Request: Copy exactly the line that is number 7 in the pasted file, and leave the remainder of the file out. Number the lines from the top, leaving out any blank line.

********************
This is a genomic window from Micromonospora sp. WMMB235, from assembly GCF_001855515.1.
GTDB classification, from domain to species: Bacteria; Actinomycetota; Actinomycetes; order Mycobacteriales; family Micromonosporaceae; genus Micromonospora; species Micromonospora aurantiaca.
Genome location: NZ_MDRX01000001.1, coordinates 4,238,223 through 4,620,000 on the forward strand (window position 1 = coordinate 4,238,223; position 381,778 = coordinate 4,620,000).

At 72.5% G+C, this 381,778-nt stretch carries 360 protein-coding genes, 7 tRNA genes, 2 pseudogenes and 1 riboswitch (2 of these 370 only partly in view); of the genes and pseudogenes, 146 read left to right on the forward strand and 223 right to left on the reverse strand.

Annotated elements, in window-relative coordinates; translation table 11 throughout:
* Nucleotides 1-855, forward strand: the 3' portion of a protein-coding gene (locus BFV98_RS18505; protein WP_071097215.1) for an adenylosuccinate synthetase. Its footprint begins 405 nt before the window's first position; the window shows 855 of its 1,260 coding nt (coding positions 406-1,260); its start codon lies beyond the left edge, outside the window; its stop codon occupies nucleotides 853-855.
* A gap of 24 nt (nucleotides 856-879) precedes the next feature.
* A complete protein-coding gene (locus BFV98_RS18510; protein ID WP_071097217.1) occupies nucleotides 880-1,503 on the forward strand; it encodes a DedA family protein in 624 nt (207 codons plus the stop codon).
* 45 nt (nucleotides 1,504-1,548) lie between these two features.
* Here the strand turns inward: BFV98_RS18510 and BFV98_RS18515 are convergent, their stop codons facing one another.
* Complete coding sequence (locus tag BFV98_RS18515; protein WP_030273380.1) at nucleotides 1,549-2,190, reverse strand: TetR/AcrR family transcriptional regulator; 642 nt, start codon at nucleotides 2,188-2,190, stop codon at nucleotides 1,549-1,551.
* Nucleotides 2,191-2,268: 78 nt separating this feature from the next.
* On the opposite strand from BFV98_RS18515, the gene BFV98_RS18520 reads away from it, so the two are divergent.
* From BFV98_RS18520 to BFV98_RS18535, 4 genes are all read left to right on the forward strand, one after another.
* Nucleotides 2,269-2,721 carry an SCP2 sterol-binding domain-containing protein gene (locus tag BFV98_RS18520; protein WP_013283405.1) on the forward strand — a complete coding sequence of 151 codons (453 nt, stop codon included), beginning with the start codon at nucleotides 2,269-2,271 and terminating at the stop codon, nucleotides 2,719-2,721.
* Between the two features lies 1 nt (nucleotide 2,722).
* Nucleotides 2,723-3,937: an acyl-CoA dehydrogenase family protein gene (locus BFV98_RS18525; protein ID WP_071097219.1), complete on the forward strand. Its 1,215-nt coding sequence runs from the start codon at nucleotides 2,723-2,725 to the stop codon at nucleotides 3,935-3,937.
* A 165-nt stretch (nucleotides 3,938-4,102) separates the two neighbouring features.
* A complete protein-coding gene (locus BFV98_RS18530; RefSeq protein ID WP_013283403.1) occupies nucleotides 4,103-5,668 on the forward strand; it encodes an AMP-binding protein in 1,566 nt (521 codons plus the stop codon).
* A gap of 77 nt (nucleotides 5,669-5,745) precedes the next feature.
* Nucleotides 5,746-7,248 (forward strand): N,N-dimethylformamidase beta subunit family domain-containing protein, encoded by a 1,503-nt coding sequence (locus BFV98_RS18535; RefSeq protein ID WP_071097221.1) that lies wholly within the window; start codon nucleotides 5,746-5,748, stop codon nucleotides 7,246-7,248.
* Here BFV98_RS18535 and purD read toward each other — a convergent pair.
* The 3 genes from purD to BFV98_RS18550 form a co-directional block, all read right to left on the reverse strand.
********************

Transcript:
* A gap of 24 nt (nucleotides 856-879) precedes the next feature.